Elise Hu

Elise Hu is an award-winning correspondent assigned to NPR's newest international bureau, in Seoul, South Korea. She's responsible for covering geopolitics, business and life in both Koreas and Japan. She previously covered the intersection of technology and culture for the network's on-air, online and multimedia platforms.

Hu joined NPR in 2011 to coordinate the digital development and editorial vision for the StateImpact network, a state government reporting project focused on member stations.

Before joining NPR, she was one of the founding reporters at The Texas Tribune, a non-profit digital news startup devoted to politics and public policy. While at the Tribune, Hu oversaw television partnerships and multimedia projects; contributed to The New York Times' expanded Texas coverage and pushed for editorial innovation across platforms.

An honors graduate of the University of Missouri-Columbia's School of Journalism, she previously worked as the state political reporter for KVUE-TV in Austin, WYFF-TV in Greenville, SC, and reported from Asia for the Taipei Times.

Her work has earned a Gannett Foundation Award for Innovation in Watchdog Journalism, a National Edward R. Murrow award for best online video, beat reporting awards from the Texas Associated Press and The Austin Chronicle once dubiously named her the "Best TV Reporter Who Can Write."

Outside of work, Hu has taught digital journalism at Northwestern University and Georgetown University's journalism schools and serves as a guest co-host for TWIT.tv's program, Tech News Today. She's also an adviser to the John S. and James L. Knight Foundation, where she keeps up with emerging media and technology as a panelist for the Knight News Challenge.

Elise Hu can be reached by e-mail at ehu (at) npr (dot) org as well as via the social media links, above.

It's the most pressing problem, but fire-prone phones aren't the only challenge facing the world's leading seller of mobile phones. In Samsung's home country of South Korea, the conglomerate was already feeling the heat from investors, who want to streamline its complicated corporate structure, and from critics, who say it's not changing from its previously top-down, "militaristic" ways. In South Korea, Samsung's next moves matter. That South Koreans call their country the "Republic of...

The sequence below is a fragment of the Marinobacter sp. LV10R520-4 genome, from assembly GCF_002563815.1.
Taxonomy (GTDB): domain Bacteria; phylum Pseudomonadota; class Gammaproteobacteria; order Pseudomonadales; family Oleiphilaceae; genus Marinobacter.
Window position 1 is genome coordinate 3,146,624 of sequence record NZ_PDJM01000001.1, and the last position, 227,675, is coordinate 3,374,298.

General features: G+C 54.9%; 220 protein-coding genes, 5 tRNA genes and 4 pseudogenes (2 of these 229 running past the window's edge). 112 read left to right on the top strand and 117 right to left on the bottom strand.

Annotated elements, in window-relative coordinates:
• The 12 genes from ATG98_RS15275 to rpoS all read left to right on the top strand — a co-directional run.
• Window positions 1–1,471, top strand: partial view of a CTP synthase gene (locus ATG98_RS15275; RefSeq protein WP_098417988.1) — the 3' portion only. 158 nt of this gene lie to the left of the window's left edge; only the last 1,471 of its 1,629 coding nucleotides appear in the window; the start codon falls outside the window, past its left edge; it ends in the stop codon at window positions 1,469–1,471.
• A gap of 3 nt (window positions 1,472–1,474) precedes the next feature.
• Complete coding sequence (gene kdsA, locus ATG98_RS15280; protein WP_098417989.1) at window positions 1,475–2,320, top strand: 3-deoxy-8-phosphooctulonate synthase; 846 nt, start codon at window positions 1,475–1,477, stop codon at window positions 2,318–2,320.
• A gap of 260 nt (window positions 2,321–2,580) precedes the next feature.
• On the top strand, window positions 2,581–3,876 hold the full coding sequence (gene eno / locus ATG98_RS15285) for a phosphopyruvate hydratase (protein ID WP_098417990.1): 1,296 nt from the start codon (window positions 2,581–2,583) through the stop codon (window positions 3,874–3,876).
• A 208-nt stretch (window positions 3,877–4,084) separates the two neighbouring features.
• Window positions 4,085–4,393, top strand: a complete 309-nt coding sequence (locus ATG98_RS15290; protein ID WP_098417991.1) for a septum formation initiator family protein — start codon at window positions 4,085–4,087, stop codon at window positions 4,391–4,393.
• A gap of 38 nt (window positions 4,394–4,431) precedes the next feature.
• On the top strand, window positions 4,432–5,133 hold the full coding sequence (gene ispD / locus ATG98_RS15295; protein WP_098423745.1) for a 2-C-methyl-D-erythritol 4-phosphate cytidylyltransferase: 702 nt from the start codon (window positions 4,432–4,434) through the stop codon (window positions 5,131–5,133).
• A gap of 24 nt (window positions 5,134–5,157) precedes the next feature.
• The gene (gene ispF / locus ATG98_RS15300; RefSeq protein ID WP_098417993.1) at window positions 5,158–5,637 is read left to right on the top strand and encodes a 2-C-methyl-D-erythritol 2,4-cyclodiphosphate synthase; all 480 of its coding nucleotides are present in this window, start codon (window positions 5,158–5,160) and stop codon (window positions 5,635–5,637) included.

Cup Noodles, the dorm-room staple that cooks in three minutes, turns 45 this month. There's no better place to celebrate than its very own museum in Yokohama, Japan. "This is the museum that really honors the creator of instant ramen and Cup Noodles," says museum manager Yuya Ichikawa, who leads me on a tour. Here you'll find a floor-to-ceiling display of every flavor of instant ramen put out since the mid-20th century; a kitchen to prepare fresh ramen noodles; a sprawling assembly line —...

The U.S. is targeting a Chinese company and the people who run it for allegedly helping North Korea with its nuclear weapons program. It closely follows the North's fifth nuclear test, which took place earlier this month. "Each new nuclear test...spurs this kind of scramble to do something," says John Delury, a professor of international relations at Seoul's Yonsei University. "And sanctions is the kind of preferred choice." Targeted sanctions will hit a Chinese conglomerate based on the...

The ground had barely stopped shaking from North Korea's most recent nuclear test last week when the international condemnations began. President Obama called the test destabilizing and provocative. South Korean President Park Geun-hye said the test displayed North Korean leader Kim Jong Un's "maniacal recklessness." Even North Korea's longtime ally China said it "resolutely" opposed the test. Almost as fast came calls for additional sanctions on the North. But North Korea is already one of...

North Korea and South Korea maintain strict separation most everywhere in the world. Yet oddly, one of the few places they intersect is Laos, the small, communist nation that's long had ties with the North and now has growing links with the South. "As strange as it sounds, Laos is kind of this remote battleground for inter-Korean politics or competition and diplomacy," says Sokeel Park , research director for Liberty in North Korea , a private South Korean organization that assists North...

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